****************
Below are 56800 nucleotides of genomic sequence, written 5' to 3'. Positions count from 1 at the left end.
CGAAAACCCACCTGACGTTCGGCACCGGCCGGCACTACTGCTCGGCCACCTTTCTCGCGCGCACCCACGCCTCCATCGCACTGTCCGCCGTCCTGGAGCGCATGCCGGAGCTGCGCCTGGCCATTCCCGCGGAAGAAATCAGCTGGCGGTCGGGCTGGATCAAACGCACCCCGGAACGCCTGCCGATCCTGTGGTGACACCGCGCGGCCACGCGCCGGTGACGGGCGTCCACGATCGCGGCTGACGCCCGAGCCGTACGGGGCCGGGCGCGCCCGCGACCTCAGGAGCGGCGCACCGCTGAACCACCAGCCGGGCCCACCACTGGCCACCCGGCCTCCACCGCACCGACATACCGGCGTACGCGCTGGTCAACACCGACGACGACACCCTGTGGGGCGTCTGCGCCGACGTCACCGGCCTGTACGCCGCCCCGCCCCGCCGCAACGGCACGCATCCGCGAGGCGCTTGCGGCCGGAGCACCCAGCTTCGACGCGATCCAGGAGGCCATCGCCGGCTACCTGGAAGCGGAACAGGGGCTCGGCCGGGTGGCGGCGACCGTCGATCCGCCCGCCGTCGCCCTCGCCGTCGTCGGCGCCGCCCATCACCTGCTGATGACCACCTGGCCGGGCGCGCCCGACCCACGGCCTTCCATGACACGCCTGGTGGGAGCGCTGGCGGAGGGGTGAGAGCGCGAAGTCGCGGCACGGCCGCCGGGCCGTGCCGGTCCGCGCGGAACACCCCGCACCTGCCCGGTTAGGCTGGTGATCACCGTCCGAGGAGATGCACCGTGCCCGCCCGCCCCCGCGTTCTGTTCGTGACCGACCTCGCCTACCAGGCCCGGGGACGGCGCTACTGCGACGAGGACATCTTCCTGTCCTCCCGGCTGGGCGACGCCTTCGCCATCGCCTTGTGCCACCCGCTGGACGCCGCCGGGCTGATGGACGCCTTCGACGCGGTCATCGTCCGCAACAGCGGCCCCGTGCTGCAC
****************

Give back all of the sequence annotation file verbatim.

Below are 56800 nucleotides of genomic sequence, written 5' to 3'. Positions count from 1 at the left end.
CGAAAACCCACCTGACGTTCGGCACCGGCCGGCACTACTGCTCGGCCACCTTTCTCGCGCGCACCCACGCCTCCATCGCACTGTCCGCCGTCCTGGAGCGCATGCCGGAGCTGCGCCTGGCCATTCCCGCGGAAGAAATCAGCTGGCGGTCGGGCTGGATCAAACGCACCCCGGAACGCCTGCCGATCCTGTGGTGACACCGCGCGGCCACGCGCCGGTGACGGGCGTCCACGATCGCGGCTGACGCCCGAGCCGTACGGGGCCGGGCGCGCCCGCGACCTCAGGAGCGGCGCACCGCTGAACCACCAGCCGGGCCCACCACTGGCCACCCGGCCTCCACCGCACCGACATACCGGCGTACGCGCTGGTCAACACCGACGACGACACCCTGTGGGGCGTCTGCGCCGACGTCACCGGCCTGTACGCCGCCCCGCCCCGCCGCAACGGCACGCATCCGCGAGGCGCTTGCGGCCGGAGCACCCAGCTTCGACGCGATCCAGGAGGCCATCGCCGGCTACCTGGAAGCGGAACAGGGGCTCGGCCGGGTGGCGGCGACCGTCGATCCGCCCGCCGTCGCCCTCGCCGTCGTCGGCGCCGCCCATCACCTGCTGATGACCACCTGGCCGGGCGCGCCCGACCCACGGCCTTCCATGACACGCCTGGTGGGAGCGCTGGCGGAGGGGTGAGAGCGCGAAGTCGCGGCACGGCCGCCGGGCCGTGCCGGTCCGCGCGGAACACCCCGCACCTGCCCGGTTAGGCTGGTGATCACCGTCCGAGGAGATGCACCGTGCCCGCCCGCCCCCGCGTTCTGTTCGTGACCGACCTCGCCTACCAGGCCCGGGGACGGCGCTACTGCGACGAGGACATCTTCCTGTCCTCCCGGCTGGGCGACGCCTTCGCCATCGCCTTGTGCCACCCGCTGGACGCCGCCGGGCTGATGGACGCCTTCGACGCGGTCATCGTCCGCAACAGCGGCCCCGTGCTGCAC